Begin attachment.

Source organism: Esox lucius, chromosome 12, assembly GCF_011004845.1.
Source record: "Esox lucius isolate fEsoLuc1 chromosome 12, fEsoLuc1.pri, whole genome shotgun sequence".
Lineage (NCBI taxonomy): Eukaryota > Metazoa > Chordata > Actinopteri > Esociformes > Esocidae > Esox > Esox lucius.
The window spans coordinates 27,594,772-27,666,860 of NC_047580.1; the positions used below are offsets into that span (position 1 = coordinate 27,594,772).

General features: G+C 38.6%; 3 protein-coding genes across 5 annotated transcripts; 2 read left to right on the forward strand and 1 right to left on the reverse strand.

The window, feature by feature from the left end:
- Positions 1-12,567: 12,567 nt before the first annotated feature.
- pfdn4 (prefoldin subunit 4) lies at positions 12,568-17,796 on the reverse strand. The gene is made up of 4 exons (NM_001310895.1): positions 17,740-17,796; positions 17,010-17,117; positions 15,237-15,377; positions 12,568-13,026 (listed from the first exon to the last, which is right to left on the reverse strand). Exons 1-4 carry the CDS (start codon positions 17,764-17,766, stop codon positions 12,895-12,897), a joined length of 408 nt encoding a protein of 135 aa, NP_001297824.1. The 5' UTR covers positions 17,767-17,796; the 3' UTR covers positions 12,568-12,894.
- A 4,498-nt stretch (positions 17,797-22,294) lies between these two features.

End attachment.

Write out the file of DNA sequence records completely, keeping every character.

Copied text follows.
Source organism: Esox lucius, chromosome 12, assembly GCF_011004845.1.
Source record: "Esox lucius isolate fEsoLuc1 chromosome 12, fEsoLuc1.pri, whole genome shotgun sequence".
Lineage (NCBI taxonomy): Eukaryota > Metazoa > Chordata > Actinopteri > Esociformes > Esocidae > Esox > Esox lucius.
The window spans coordinates 27,594,772-27,666,860 of NC_047580.1; the positions used below are offsets into that span (position 1 = coordinate 27,594,772).

General features: G+C 38.6%; 3 protein-coding genes across 5 annotated transcripts; 2 read left to right on the forward strand and 1 right to left on the reverse strand.

The window, feature by feature from the left end:
- Positions 1-12,567: 12,567 nt before the first annotated feature.
- pfdn4 (prefoldin subunit 4) lies at positions 12,568-17,796 on the reverse strand. The gene is made up of 4 exons (NM_001310895.1): positions 17,740-17,796; positions 17,010-17,117; positions 15,237-15,377; positions 12,568-13,026 (listed from the first exon to the last, which is right to left on the reverse strand). Exons 1-4 carry the CDS (start codon positions 17,764-17,766, stop codon positions 12,895-12,897), a joined length of 408 nt encoding a protein of 135 aa, NP_001297824.1. The 5' UTR covers positions 17,767-17,796; the 3' UTR covers positions 12,568-12,894.
- A 4,498-nt stretch (positions 17,797-22,294) lies between these two features.